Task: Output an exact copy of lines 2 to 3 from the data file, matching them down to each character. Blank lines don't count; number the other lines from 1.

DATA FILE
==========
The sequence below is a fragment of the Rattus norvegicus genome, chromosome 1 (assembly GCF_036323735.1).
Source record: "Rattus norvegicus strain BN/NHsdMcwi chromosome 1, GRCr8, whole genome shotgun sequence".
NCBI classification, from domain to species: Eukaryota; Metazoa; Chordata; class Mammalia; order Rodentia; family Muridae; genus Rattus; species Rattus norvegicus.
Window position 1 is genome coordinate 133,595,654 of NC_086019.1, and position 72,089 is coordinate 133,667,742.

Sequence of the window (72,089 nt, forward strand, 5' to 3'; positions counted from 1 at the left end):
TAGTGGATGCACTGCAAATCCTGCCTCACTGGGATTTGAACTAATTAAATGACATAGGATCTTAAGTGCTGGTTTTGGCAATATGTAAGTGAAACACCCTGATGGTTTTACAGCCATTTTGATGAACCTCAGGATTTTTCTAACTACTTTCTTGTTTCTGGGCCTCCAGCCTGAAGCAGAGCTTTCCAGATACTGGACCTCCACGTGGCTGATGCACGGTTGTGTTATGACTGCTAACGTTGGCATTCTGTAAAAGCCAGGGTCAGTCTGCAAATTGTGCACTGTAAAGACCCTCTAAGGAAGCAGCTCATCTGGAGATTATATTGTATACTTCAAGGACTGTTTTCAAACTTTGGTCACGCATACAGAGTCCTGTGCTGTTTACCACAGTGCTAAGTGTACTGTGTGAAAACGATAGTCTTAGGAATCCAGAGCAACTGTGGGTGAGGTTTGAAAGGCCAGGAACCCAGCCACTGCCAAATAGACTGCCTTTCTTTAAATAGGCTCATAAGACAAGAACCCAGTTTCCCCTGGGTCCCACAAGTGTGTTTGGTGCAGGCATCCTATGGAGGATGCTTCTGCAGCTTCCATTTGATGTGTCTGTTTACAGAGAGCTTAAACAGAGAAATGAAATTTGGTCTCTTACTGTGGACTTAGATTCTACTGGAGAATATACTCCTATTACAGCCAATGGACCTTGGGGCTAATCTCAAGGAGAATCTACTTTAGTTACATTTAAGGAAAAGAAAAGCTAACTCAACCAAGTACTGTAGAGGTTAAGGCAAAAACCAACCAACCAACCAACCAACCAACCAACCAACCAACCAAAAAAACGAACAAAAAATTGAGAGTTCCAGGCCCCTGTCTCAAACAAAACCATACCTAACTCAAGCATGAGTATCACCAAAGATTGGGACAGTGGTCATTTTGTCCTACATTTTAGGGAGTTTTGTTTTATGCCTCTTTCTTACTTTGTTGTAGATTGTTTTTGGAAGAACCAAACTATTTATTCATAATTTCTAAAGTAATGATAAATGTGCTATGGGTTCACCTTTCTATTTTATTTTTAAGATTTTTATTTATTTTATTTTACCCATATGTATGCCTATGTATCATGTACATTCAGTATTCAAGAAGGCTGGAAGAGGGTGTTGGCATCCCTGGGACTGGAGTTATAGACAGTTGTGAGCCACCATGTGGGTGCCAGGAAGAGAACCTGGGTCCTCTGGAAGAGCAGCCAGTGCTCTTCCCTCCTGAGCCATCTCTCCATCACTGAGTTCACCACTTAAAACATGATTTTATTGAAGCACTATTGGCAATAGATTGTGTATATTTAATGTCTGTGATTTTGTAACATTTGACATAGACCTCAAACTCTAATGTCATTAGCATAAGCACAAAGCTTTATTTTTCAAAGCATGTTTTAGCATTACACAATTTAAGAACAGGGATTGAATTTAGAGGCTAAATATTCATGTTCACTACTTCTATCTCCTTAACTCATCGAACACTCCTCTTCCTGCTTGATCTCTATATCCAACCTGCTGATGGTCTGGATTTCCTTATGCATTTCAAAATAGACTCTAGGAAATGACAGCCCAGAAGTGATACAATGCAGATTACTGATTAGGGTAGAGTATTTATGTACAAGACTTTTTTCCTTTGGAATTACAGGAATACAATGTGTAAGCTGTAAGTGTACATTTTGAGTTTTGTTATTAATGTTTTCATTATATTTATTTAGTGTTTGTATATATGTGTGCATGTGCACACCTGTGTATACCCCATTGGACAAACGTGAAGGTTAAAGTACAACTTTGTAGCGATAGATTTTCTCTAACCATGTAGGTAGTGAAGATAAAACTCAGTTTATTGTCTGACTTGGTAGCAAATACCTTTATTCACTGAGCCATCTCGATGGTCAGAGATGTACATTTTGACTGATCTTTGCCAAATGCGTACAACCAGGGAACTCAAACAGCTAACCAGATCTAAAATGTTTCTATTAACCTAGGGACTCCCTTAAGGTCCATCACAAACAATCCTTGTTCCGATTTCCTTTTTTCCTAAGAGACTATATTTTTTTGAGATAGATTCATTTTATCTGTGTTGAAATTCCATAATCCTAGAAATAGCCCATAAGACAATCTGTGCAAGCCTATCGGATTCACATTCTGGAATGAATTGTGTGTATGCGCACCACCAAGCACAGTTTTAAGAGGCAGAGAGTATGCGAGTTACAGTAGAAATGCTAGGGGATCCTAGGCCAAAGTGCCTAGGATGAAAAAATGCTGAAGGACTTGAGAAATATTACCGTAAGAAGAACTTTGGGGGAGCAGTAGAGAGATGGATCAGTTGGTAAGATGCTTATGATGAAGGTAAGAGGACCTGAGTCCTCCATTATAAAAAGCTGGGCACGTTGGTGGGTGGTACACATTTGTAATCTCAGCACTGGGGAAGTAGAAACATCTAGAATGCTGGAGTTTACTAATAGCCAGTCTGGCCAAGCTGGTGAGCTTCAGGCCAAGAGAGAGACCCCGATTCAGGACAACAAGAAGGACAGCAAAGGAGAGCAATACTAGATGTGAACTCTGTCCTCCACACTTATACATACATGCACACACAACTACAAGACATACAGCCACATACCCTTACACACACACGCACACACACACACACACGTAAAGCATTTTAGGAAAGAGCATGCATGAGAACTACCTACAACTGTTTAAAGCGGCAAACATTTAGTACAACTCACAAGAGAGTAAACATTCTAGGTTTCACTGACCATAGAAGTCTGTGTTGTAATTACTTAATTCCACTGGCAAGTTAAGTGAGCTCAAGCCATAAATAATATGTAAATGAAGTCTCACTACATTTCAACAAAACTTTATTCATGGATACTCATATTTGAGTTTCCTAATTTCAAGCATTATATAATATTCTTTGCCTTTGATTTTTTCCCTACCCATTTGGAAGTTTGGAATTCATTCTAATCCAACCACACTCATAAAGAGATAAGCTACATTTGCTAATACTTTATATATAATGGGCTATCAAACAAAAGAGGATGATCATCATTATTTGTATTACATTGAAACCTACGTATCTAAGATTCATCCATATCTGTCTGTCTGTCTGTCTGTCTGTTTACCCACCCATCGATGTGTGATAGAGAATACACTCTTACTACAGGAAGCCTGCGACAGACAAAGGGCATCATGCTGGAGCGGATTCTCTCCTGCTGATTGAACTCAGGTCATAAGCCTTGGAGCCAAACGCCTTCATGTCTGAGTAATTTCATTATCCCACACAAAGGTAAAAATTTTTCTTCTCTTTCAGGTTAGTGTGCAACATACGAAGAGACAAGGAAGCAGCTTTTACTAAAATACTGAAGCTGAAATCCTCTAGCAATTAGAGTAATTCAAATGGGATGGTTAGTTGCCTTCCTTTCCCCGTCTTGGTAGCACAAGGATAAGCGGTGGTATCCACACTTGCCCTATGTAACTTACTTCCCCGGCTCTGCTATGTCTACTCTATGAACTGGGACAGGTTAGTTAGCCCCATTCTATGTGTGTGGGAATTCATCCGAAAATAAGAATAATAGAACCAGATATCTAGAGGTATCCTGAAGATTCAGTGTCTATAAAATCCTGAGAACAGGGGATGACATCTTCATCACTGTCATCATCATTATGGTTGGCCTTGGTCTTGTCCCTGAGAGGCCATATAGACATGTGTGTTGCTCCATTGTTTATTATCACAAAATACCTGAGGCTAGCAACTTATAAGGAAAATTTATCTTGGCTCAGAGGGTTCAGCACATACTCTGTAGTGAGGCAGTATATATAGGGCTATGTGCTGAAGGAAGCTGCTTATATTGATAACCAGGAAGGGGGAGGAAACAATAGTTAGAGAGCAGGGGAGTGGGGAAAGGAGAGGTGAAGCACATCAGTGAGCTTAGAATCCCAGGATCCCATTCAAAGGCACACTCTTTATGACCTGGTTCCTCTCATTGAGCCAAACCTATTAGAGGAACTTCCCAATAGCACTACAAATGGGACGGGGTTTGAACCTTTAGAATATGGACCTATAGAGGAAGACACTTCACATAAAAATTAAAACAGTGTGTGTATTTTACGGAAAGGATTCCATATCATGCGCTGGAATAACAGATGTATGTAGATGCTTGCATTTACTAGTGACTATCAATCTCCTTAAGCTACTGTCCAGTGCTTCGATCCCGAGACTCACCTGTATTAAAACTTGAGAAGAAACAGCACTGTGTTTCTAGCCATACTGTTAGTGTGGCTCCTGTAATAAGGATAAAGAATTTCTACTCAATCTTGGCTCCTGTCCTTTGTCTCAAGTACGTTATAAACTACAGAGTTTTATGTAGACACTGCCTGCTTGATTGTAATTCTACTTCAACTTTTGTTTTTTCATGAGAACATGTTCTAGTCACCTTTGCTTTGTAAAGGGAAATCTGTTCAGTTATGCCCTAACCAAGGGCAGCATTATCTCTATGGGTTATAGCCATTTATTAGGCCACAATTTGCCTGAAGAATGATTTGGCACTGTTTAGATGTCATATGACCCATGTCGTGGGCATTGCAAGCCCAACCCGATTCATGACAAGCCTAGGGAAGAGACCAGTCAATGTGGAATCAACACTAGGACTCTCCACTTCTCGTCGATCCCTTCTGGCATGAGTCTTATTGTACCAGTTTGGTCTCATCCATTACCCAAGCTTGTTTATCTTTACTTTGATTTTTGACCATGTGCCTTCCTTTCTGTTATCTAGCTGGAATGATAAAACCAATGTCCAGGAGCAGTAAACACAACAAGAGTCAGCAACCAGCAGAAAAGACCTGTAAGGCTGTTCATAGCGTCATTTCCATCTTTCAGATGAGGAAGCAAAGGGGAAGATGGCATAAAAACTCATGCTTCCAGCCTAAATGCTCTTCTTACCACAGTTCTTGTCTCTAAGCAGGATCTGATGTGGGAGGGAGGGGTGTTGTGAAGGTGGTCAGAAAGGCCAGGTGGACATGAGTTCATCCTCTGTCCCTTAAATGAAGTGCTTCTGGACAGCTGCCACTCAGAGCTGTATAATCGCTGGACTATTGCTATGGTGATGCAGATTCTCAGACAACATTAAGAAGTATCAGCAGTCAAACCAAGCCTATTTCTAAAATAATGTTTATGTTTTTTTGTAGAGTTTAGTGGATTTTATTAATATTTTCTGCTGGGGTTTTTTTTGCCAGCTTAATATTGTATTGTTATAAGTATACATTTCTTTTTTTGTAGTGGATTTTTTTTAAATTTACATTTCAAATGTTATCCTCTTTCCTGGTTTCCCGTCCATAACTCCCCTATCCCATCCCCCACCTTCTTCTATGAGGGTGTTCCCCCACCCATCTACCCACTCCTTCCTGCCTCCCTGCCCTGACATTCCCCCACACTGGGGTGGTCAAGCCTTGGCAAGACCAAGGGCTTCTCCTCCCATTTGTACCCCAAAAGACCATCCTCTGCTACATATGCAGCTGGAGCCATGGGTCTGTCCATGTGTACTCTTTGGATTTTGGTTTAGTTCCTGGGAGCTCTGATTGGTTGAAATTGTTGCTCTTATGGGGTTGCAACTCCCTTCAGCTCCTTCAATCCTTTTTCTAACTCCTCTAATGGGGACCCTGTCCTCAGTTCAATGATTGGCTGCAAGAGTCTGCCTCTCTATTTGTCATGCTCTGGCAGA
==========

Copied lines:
Source record: "Rattus norvegicus strain BN/NHsdMcwi chromosome 1, GRCr8, whole genome shotgun sequence".
NCBI classification, from domain to species: Eukaryota; Metazoa; Chordata; class Mammalia; order Rodentia; family Muridae; genus Rattus; species Rattus norvegicus.